The fourth annual Mutt Strut is a .6-mile dog walk that raises awareness for DVIS’ kennel, the first in an Oklahoma domestic violence shelter. Admission is free with the donation of an item for the DVIS kennel. Visit the website for a list of suggested donations.
10 a.m., Oct. 21 | Centennial Park, 1028 E. Sixth St. | dvis.org/2017-mutt-strutt
Howl-o-ween at Whiteside Recreation Center
Dogs can hunt for treat-filled eggs and participate in a special art project. Admission is free, but donations to the animal shelter, including food, leashes and collars, are encouraged.
10 a.m., Oct. 21 | Whiteside Recreation Center, 4009 S. Pittsburgh Ave. | facebook.com/whitesiderecreationcenter
Dachshund Costume Contest and Parade at Oktoberfest Tulsa
Your little schnitzel will love Oktoberfest’s costume parade. Participation is free with Oktoberfest admission, but pre-registration is encouraged.
1:20 p.m., Oct. 22 | River West Festival Park, 2100 S. Jackson Ave. | tulsaoktoberfest.org
BooHaHa Pet Costume Contest
Dogs and other pets are welcome to participate in this annual Brookside tradition sponsored by City Veterinary Hospital.
Noon, Oct. 28 | South Peoria Avenue from East 31st to East 41st streets | brooksidetheplacetobe.com
Paws on Pearl Howl-o-ween Celebration
Enjoy a costume contest, raffle and pet adoptions, hosted by this doggie daycare provider in the Pearl District.
1-4 p.m., Oct. 28 | Paws on Pearl, 609 S. Peoria Ave. | pawsonpearl.com
By Meagan Collins
Spread your love for all things furry by volunteering at local animal welfare organizations. Don’t worry: Your pet (I mean fur baby) won’t get too jealous.
Jog a Dog
Do you like to walk or jog? So do plenty of adoptable pets. Volunteer to take one for a spin around LaFortune Park as part of Animal Rescue Foundation’s Jog a Dog program.
Volunteers must be 18 years or older, complete a volunteer application and present an ID at the ARF House before taking one of the pets for a stroll. If younger, you must be accompanied by an adult.
5201 S. Yale Ave. | arftulsa.org/volunteerinfo.html
Care for a rescue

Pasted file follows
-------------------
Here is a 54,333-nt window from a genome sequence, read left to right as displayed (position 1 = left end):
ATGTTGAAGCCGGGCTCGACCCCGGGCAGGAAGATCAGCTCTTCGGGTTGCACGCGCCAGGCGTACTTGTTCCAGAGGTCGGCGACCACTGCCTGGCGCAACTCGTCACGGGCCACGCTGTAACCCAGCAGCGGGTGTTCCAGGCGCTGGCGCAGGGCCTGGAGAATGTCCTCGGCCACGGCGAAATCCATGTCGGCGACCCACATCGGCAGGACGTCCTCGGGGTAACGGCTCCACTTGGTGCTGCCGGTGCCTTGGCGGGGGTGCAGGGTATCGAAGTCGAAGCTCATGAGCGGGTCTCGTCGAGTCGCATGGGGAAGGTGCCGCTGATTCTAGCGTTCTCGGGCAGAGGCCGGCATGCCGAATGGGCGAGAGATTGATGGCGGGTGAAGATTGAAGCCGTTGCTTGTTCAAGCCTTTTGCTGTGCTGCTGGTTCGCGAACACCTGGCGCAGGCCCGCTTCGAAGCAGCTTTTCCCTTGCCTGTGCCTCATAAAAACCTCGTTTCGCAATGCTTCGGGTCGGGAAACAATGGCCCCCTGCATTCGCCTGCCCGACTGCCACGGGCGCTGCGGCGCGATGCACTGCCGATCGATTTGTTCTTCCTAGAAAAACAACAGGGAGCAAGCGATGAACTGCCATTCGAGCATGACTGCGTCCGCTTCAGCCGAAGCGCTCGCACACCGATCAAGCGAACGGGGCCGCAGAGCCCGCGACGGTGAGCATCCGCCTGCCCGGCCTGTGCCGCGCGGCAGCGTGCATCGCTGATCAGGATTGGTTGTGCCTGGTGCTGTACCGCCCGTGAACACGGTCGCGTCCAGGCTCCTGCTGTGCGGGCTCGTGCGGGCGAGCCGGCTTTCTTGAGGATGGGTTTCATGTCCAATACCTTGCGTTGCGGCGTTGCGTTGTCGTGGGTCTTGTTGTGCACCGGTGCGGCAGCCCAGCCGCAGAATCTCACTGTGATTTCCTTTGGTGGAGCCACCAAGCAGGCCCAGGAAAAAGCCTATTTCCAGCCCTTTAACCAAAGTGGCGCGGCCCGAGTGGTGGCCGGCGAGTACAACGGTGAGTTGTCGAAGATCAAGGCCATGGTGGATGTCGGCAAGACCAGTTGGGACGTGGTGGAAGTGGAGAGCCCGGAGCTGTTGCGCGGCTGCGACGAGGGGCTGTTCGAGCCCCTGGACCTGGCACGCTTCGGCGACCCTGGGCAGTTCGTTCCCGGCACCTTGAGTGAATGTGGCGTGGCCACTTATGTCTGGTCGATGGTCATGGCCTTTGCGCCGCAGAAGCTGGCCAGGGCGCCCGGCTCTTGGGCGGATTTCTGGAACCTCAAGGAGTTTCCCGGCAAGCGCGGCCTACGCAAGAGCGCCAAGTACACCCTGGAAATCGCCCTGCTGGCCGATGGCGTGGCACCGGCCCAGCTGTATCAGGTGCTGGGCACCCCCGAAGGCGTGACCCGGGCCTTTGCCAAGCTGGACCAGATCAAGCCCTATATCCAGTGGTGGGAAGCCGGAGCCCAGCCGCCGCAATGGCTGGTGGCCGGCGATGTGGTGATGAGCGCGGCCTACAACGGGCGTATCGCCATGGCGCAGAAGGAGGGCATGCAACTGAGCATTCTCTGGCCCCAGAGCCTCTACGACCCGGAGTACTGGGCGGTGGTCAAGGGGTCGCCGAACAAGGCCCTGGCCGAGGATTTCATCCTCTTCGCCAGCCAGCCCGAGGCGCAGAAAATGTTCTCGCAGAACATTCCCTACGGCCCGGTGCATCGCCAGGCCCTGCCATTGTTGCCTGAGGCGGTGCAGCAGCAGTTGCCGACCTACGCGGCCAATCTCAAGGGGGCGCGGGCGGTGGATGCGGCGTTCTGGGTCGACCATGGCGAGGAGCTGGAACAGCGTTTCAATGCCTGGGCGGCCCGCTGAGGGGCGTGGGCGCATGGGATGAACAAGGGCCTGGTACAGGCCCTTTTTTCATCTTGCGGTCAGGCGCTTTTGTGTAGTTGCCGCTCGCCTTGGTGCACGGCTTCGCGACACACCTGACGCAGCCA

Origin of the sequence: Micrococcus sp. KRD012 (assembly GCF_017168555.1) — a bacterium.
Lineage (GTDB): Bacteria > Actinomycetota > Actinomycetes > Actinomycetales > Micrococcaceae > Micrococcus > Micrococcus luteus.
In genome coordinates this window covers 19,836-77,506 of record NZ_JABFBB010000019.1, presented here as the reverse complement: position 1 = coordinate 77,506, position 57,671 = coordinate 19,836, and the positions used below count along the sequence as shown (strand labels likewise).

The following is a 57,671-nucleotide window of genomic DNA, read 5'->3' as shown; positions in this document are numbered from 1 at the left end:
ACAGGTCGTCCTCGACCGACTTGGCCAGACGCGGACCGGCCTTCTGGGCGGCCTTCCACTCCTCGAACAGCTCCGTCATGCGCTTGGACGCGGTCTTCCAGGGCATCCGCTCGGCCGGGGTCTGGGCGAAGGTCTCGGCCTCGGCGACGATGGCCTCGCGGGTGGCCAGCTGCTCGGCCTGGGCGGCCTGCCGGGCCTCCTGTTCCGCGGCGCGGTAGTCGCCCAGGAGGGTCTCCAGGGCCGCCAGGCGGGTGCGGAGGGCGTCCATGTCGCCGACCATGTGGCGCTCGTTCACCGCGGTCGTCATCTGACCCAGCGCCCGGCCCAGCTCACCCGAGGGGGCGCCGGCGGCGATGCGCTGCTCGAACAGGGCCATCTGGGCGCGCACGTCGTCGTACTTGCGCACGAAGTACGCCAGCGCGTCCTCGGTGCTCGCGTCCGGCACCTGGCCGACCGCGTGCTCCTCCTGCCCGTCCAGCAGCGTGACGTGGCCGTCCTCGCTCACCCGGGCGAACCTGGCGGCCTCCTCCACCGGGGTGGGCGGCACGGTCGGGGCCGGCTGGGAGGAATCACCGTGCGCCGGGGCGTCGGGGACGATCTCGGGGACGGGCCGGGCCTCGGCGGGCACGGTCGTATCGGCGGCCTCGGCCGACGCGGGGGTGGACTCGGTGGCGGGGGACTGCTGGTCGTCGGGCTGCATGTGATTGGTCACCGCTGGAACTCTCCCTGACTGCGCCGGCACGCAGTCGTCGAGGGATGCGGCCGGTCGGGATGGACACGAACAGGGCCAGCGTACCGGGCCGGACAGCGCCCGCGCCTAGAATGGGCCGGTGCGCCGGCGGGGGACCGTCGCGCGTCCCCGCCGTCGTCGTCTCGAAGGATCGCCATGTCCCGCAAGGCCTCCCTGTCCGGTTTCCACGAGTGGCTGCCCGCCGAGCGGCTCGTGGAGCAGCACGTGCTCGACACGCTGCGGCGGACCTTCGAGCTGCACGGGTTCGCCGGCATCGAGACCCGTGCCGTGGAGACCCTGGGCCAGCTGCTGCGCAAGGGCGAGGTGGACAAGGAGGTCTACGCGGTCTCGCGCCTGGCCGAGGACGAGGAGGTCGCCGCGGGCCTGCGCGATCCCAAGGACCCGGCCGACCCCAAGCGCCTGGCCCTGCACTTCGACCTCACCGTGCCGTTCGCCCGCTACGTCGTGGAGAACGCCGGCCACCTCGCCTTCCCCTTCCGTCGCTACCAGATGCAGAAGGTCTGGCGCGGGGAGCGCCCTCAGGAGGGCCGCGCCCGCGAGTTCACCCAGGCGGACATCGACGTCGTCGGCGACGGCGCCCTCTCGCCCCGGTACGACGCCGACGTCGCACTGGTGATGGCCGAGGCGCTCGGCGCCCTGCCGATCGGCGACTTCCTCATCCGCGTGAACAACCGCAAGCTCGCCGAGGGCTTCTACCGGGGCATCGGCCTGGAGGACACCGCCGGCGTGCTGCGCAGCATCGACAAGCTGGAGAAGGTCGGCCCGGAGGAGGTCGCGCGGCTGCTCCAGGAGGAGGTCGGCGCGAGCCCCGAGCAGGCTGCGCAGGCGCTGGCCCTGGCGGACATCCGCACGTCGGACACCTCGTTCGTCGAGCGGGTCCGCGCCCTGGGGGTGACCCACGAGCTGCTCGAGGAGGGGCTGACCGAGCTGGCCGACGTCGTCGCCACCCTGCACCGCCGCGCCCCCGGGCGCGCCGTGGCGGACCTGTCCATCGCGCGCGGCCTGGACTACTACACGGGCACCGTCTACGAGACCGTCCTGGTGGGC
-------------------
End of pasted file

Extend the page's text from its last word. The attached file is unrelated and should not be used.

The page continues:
Rescued ‘n’ Ready Animal Foundation rescues pets from Tulsa-area kill shelters. Volunteers care for dogs, attend weekly adoption events and assist with fundraisers. They also transport pets to veterinary or grooming appointments and adoption events.
Volunteers under the age of 18 must provide written parental consent. RnRAF supports youth volunteers seeking community service hours.
Adoption events held at PetCo, 4915 E. 41st St., Suite C | rescuednready.com/volunteer-cihc
Volunteers are needed to play with and walk dogs boarded at various veterinary clinics while they wait for their forever homes. Sounds like heaven, right? Volunteers can come once a week, or commit to a regular schedule of puppy love.
Animal Aid of Tulsa requires volunteers be at least 18 years old and provide their own transportation.
3307 E. 15th St. | animalaid.org/volunteer
Pit bulls often get a bad rap, so show them some love by volunteering with Amore Pit Bull Rescue. Volunteers can help foster proper canine manners by walking, socializing and playing with the dogs. This positive interaction is one of the best ways to prepare them for their forever homes and reduce breed discrimination. Volunteers simply fill out an application form.
Educate the masses
Education ambassadors visit schools, churches, hospitals and other places to help educate the public on a wide range of animal welfare topics.
This Tulsa SPCA position requires classes Basic Orientation, held twice a month and is an hour long, and Dog 101. Volunteers must be able to volunteer at least four hours per month, for a minimum of six months. There are dozens of different positions for the skillsets of every volunteer.
2910 Mohawk Blvd. | tulsaspca.org/become-a-volunteer
By Anne Brockman
There’s no reason to leave Fido at home when hitting the town. Tulsans have embraced man’s best friend as a dinner guest at these local patios. So have a seat and grab a drink — and a slurp at the water bowl.
1552 E. 15th St. | andopizza.com
Baxter’s Interurban Grill
717 S. Houston Ave. | baxtersgrill.com
Blue Moon Cafe
3512 S. Peoria Ave. | bluemoontulsa.com
The Boxyard (Dwelling Spaces, OPEN Container and Wirwar)
502 E. Third St. | tulsaboxyard.com
3301 S. Peoria Ave. | bricktownbrewery.com
1742 S. Boston Ave. | dalesandros.com
Doc’s Wine and Food
3509 S. Peoria Ave. | docswineandfood.com
East Village Bohemian Wood Fire Pizza
813 E. Third St. | eastvillagebohemian.com
1924 Riverside Drive | bluerosecafetulsa.com/elwoods
1516 S. Peoria Ave. | empiretulsa.com
304 S. Elgin Ave. | fasslerhall.com
823 E. Third St. | hodges-bend.com
Los Cabos Mexican Grill
300 Riverwalk Terrace, Suite 100, Jenks | 9455 N. Owasso Expressway, Owasso | loscabosok.com
6310 E. 101st St. | 1640 N. Ninth St., Broken Arrow | 813 E. A St., Jenks | louiesgrillandbar.com
McNellie’s South City
7031 S. Zurich Ave. | mcnelliessouthcity.com
8222 E. 103rd St. | michaelvsrestaurant.com
Napa Flats Wood-Fired Kitchen
9912 Riverside Parkway | napaflats.com/tulsa
3523 S. Peoria Ave. | olvine.com
1950 Utica Square | facebook.com/peppersutica
2038 Utica Square | pologrill.com
1834 Utica Square | facebook.com/queeniesoftulsa
R Bar and Grill
3421 S. Peoria Ave. | rbartulsa.com
1551 E. 15th St., #101 | rooseveltstulsa.com
The Rusty Crane
109 N. Detroit Ave. | rustycranetulsa.com
STG Pizzeria Gelateria
114 S. Detroit Ave. | stgitalian.com
1748 Utica Square | stonehorsecafe.com
120 S. Aquarium Drive, Jenks | waterfrontgrilljenks.com
The Wild Fork
1820 Utica Square | wildfork.com